Back in 2003, the Florida Department of Transportation (FDOT) embarked on a project to redo the many ramps of the Interstate 275/Interstate 4 interchange in downtown Tampa, known for years as Malfunction Junction. Among those improvements were a separation of southbound ramps towards downtown Tampa from thru traffic, as well as widening existing thru lanes, and rebuilding the flyover from southbound I-275 to eastbound I-4.
Although much of the interchange flows a lot better than what how it used to prior to 2006, a sore spot remains the aforementioned flyover. The terrible mistake that FDOT made when rebuilding the interchange was that the flyover was only built with one lane, which causes monumental backups during rush hour. The replacement flyover should have clearly been built to accommodate two lanes so that traffic could flow more freely. Just look at how FDOT later constructed the flyover at the I-75 interchange at Bruce B. Downs Blvd. That flyover was striped for one lane, but can handle two if capacity needs warrants it.
Another sore spot is the two southbound thru lanes on I-275. Those lanes were never increased and there seems to be no accommodation for a third thru lane underneath the flyovers leading from I-4 onto I-275 south and downtown. During rush hour, those lanes back up severely as well. All the while, two Hillsborough Area Regional Transit (HART) express bus routes; 20X and 51X, are consistently running the risk of being substantially delayed because of these backups.
From what I’ve learned over the years, FDOT was only able to address the most dangerous aspect of the interchange and work on resolving those due to limited funding. However, I strongly feel that FDOT could have done a lot better on reconstructing the interchange to be able to accommodate future expansion. For example, the flyover from southbound I-275 to eastbound I-4 could have at least included accommodations to add a second lane if need-be. There also needs to be accommodations for those wonderful express lanes that they plan on adding later on. There seems to be nowhere at all to put them, unless they plan to wipe out all those homes on the fringe of the interchange.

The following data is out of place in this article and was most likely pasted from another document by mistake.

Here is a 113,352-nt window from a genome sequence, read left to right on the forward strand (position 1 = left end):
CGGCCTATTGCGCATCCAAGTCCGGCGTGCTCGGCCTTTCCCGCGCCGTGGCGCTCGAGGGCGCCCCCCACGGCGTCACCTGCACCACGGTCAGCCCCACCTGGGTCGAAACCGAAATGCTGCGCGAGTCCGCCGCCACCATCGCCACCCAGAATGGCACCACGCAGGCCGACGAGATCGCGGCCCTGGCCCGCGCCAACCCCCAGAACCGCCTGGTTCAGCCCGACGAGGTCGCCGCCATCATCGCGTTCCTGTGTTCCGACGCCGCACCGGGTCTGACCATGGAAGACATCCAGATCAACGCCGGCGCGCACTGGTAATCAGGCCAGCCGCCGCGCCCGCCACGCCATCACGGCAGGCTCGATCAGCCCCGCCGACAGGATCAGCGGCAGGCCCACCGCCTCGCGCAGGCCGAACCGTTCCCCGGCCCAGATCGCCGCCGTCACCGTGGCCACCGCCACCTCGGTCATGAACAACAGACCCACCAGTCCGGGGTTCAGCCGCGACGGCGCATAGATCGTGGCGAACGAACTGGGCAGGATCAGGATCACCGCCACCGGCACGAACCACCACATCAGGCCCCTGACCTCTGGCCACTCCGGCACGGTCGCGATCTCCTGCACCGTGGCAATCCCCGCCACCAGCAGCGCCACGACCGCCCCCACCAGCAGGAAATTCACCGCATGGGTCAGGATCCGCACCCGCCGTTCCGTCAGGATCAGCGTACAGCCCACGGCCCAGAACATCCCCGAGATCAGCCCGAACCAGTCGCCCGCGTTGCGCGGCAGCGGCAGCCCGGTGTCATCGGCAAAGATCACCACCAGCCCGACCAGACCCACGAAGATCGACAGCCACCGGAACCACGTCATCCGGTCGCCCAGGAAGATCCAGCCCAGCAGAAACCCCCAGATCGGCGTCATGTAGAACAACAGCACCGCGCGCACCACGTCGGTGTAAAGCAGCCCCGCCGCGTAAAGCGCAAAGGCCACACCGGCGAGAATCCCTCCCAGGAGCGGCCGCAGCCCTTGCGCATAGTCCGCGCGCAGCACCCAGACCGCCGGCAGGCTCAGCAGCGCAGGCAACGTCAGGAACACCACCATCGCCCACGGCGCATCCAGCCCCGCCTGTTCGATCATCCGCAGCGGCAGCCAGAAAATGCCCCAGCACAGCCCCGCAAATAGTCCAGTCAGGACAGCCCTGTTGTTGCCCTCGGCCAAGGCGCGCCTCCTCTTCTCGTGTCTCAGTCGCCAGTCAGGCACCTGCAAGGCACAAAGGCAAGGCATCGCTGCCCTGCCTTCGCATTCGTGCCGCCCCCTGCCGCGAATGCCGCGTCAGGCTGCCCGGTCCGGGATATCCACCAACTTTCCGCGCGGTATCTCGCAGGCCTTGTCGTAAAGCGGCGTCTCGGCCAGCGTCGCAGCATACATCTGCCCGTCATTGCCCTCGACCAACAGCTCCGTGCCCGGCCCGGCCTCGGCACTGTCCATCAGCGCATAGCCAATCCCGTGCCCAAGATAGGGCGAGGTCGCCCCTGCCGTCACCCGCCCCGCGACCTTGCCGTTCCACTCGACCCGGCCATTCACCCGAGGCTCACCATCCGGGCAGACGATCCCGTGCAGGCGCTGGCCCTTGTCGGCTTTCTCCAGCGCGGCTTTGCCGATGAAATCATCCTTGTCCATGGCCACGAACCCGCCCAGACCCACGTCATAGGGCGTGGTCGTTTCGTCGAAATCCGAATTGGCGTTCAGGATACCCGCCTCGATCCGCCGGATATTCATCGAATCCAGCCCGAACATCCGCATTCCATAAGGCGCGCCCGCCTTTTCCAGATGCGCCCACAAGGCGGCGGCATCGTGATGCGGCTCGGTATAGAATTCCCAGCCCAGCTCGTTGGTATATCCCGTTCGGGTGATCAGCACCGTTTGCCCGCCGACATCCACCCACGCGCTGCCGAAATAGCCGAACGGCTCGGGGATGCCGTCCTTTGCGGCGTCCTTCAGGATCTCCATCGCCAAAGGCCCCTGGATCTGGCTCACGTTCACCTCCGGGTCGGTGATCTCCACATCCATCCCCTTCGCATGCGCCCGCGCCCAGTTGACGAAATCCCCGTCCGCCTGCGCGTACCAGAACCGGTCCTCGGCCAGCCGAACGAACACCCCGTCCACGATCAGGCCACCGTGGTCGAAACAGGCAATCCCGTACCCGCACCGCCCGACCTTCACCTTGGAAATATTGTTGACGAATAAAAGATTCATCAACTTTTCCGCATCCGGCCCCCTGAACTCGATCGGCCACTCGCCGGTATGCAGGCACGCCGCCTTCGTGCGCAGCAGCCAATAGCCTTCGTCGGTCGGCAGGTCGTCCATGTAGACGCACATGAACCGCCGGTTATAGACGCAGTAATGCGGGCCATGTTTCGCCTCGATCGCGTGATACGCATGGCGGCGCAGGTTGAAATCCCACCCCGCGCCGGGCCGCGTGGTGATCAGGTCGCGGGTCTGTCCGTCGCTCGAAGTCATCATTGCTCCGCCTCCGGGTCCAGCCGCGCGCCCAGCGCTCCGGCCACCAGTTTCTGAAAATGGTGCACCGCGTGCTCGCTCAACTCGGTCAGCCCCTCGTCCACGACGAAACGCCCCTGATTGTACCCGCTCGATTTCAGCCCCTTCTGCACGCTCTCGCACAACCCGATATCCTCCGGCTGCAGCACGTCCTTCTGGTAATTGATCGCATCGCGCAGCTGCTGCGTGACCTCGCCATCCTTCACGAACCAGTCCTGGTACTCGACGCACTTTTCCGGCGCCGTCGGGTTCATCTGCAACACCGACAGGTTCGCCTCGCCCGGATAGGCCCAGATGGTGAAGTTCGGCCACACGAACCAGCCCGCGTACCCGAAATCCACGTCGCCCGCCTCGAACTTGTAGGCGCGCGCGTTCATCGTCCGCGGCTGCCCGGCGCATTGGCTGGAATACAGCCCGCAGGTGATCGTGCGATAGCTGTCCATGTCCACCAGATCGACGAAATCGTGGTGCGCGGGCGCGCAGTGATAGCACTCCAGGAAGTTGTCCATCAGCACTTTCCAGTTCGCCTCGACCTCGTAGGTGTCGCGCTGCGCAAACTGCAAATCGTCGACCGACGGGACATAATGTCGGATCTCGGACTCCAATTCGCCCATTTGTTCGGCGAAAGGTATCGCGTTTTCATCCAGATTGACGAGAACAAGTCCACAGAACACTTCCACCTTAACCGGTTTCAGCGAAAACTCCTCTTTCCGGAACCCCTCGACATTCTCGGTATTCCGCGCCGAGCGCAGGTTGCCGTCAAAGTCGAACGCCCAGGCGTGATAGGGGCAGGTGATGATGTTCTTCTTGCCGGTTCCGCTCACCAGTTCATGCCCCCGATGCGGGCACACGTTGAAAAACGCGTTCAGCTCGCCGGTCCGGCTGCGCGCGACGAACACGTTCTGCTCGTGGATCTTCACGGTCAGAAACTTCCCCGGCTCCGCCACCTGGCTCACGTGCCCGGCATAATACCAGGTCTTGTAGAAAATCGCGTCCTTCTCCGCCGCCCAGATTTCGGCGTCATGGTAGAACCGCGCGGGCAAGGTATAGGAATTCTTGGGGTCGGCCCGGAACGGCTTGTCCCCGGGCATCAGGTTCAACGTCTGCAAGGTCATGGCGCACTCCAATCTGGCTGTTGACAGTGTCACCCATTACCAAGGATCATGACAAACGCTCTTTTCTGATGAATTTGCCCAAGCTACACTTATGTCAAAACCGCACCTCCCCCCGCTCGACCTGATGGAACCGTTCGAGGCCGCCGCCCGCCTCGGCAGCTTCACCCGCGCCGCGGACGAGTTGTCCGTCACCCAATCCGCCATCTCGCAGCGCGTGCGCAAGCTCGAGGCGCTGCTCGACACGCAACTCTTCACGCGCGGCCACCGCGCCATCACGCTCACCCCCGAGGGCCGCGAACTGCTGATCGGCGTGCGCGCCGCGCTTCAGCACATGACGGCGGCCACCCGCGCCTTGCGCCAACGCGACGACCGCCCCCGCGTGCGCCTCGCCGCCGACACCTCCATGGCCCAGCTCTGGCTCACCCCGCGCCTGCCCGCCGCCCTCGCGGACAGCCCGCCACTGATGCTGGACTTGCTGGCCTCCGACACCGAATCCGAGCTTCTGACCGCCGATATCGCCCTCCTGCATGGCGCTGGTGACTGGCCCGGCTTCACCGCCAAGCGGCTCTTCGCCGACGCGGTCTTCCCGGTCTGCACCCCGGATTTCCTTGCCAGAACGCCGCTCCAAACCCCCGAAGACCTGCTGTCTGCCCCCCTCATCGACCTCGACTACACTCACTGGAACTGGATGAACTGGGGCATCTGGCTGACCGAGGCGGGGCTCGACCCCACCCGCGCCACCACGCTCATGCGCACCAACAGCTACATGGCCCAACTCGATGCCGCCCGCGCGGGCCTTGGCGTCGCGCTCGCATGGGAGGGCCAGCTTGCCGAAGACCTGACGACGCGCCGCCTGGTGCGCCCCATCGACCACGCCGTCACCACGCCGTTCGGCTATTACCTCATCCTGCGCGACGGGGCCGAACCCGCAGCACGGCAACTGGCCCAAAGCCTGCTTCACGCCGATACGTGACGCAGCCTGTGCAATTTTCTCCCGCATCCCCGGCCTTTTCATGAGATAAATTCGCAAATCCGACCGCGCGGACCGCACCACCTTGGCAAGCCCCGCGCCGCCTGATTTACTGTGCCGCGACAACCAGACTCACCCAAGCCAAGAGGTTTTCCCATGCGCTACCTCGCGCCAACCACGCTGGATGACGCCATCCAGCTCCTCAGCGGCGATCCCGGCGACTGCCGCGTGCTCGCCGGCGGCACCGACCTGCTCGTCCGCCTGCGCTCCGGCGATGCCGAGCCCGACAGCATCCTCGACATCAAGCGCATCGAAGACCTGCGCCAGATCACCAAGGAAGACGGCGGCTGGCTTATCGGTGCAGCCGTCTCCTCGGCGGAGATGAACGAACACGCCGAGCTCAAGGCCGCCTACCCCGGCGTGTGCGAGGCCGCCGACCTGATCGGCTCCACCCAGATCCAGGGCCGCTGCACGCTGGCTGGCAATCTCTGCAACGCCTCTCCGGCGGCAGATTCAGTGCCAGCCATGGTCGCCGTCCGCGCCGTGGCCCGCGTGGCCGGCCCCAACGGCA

For any such work to take place at the interchange, commuters will have to wait at least five years, if not longer, before construction on this subsequent project even begins. As I will talk about in my next No New Funding (equals) post, many roadway projects across the nation could become stalled or cancelled if Washington doesn’t act on renewing and increasing federal funds for transportation. Also, as of now, the ongoing construction along I-275 through West Tampa and WestShore is slated for completion by sometime in 2016. Once that is finished, some traffic headaches should be able to be resolved.
Nonetheless, FDOT should have done better planning and execution of the 2003 project to avoid having to return to the interchange 15 to 20 years later and do everything over again. Then again…can we really continue to expand highways like this? Maybe all of our interstates will be 20-laned behemoths like parts of California are experiencing. Or even worse, maybe some sections will even be double-deckered like the former Ebarcadero Freeway that existed in San Francisco prior to the Loma Prieta earthquake. This is one key reason why better transit options are needed for Tampa Bay…and needed NOW!